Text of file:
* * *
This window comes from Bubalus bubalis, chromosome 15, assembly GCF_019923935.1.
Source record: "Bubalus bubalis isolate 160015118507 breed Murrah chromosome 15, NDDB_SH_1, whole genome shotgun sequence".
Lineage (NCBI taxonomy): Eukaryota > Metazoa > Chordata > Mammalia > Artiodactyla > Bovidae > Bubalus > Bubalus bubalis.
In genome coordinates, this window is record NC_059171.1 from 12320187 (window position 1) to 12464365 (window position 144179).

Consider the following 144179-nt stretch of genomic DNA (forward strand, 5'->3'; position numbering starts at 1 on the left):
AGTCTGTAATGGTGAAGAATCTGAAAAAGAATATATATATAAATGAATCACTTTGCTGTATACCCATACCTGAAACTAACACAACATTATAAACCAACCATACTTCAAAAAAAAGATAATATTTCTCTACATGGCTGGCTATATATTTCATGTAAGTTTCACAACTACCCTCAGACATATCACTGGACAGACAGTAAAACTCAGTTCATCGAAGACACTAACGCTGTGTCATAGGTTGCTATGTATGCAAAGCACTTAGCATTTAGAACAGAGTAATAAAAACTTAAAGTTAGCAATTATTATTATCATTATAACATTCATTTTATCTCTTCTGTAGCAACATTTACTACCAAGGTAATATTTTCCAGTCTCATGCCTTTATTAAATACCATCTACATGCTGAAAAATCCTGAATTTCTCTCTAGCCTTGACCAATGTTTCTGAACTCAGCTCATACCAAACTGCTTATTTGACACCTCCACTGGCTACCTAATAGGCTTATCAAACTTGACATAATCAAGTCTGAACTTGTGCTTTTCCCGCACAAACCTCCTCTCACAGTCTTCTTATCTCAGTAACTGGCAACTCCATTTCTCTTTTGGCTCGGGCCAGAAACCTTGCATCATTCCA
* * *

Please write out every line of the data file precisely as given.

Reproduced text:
This window comes from Bubalus bubalis, chromosome 15, assembly GCF_019923935.1.
Source record: "Bubalus bubalis isolate 160015118507 breed Murrah chromosome 15, NDDB_SH_1, whole genome shotgun sequence".
Lineage (NCBI taxonomy): Eukaryota > Metazoa > Chordata > Mammalia > Artiodactyla > Bovidae > Bubalus > Bubalus bubalis.
In genome coordinates, this window is record NC_059171.1 from 12320187 (window position 1) to 12464365 (window position 144179).

Consider the following 144179-nt stretch of genomic DNA (forward strand, 5'->3'; position numbering starts at 1 on the left):
AGTCTGTAATGGTGAAGAATCTGAAAAAGAATATATATATAAATGAATCACTTTGCTGTATACCCATACCTGAAACTAACACAACATTATAAACCAACCATACTTCAAAAAAAAGATAATATTTCTCTACATGGCTGGCTATATATTTCATGTAAGTTTCACAACTACCCTCAGACATATCACTGGACAGACAGTAAAACTCAGTTCATCGAAGACACTAACGCTGTGTCATAGGTTGCTATGTATGCAAAGCACTTAGCATTTAGAACAGAGTAATAAAAACTTAAAGTTAGCAATTATTATTATCATTATAACATTCATTTTATCTCTTCTGTAGCAACATTTACTACCAAGGTAATATTTTCCAGTCTCATGCCTTTATTAAATACCATCTACATGCTGAAAAATCCTGAATTTCTCTCTAGCCTTGACCAATGTTTCTGAACTCAGCTCATACCAAACTGCTTATTTGACACCTCCACTGGCTACCTAATAGGCTTATCAAACTTGACATAATCAAGTCTGAACTTGTGCTTTTCCCGCACAAACCTCCTCTCACAGTCTTCTTATCTCAGTAACTGGCAACTCCATTTCTCTTTTGGCTCGGGCCAGAAACCTTGCATCATTCCA